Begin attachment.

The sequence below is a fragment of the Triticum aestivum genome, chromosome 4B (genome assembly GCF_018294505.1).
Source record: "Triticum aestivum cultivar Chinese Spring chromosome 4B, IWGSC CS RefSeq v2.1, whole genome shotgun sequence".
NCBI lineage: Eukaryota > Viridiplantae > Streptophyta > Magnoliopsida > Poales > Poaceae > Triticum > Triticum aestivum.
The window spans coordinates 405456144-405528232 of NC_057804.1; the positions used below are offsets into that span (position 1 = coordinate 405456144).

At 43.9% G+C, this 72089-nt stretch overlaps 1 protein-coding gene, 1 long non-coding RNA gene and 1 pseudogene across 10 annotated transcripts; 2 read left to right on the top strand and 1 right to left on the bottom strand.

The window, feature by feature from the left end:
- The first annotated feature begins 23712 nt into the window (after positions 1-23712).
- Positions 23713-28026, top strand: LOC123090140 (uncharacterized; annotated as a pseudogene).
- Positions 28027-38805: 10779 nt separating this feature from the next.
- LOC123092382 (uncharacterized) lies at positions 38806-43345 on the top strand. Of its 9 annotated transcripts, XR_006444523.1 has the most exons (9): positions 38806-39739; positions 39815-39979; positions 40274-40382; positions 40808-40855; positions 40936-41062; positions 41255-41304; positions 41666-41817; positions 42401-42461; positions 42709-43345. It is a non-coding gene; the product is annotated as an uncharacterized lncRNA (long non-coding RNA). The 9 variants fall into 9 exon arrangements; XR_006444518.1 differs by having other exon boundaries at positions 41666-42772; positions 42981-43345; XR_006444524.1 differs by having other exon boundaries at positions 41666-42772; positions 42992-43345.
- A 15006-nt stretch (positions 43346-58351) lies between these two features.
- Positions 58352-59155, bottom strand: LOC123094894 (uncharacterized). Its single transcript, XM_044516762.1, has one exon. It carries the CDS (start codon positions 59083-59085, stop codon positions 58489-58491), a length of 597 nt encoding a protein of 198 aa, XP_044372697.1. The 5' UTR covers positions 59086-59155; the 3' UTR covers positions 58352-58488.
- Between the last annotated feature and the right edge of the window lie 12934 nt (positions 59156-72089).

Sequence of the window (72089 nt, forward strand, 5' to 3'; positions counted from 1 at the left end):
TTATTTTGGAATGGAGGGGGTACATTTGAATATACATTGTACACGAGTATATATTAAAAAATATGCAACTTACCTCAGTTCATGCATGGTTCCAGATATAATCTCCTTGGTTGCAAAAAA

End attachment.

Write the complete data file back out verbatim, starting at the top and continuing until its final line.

The sequence below is a fragment of the Triticum aestivum genome, chromosome 4B (genome assembly GCF_018294505.1).
Source record: "Triticum aestivum cultivar Chinese Spring chromosome 4B, IWGSC CS RefSeq v2.1, whole genome shotgun sequence".
NCBI lineage: Eukaryota > Viridiplantae > Streptophyta > Magnoliopsida > Poales > Poaceae > Triticum > Triticum aestivum.
The window spans coordinates 405456144-405528232 of NC_057804.1; the positions used below are offsets into that span (position 1 = coordinate 405456144).

At 43.9% G+C, this 72089-nt stretch overlaps 1 protein-coding gene, 1 long non-coding RNA gene and 1 pseudogene across 10 annotated transcripts; 2 read left to right on the top strand and 1 right to left on the bottom strand.

The window, feature by feature from the left end:
- The first annotated feature begins 23712 nt into the window (after positions 1-23712).
- Positions 23713-28026, top strand: LOC123090140 (uncharacterized; annotated as a pseudogene).
- Positions 28027-38805: 10779 nt separating this feature from the next.
- LOC123092382 (uncharacterized) lies at positions 38806-43345 on the top strand. Of its 9 annotated transcripts, XR_006444523.1 has the most exons (9): positions 38806-39739; positions 39815-39979; positions 40274-40382; positions 40808-40855; positions 40936-41062; positions 41255-41304; positions 41666-41817; positions 42401-42461; positions 42709-43345. It is a non-coding gene; the product is annotated as an uncharacterized lncRNA (long non-coding RNA). The 9 variants fall into 9 exon arrangements; XR_006444518.1 differs by having other exon boundaries at positions 41666-42772; positions 42981-43345; XR_006444524.1 differs by having other exon boundaries at positions 41666-42772; positions 42992-43345.
- A 15006-nt stretch (positions 43346-58351) lies between these two features.
- Positions 58352-59155, bottom strand: LOC123094894 (uncharacterized). Its single transcript, XM_044516762.1, has one exon. It carries the CDS (start codon positions 59083-59085, stop codon positions 58489-58491), a length of 597 nt encoding a protein of 198 aa, XP_044372697.1. The 5' UTR covers positions 59086-59155; the 3' UTR covers positions 58352-58488.
- Between the last annotated feature and the right edge of the window lie 12934 nt (positions 59156-72089).

Sequence of the window (72089 nt, forward strand, 5' to 3'; positions counted from 1 at the left end):
TTATTTTGGAATGGAGGGGGTACATTTGAATATACATTGTACACGAGTATATATTAAAAAATATGCAACTTACCTCAGTTCATGCATGGTTCCAGATATAATCTCCTTGGTTGCAAAAAA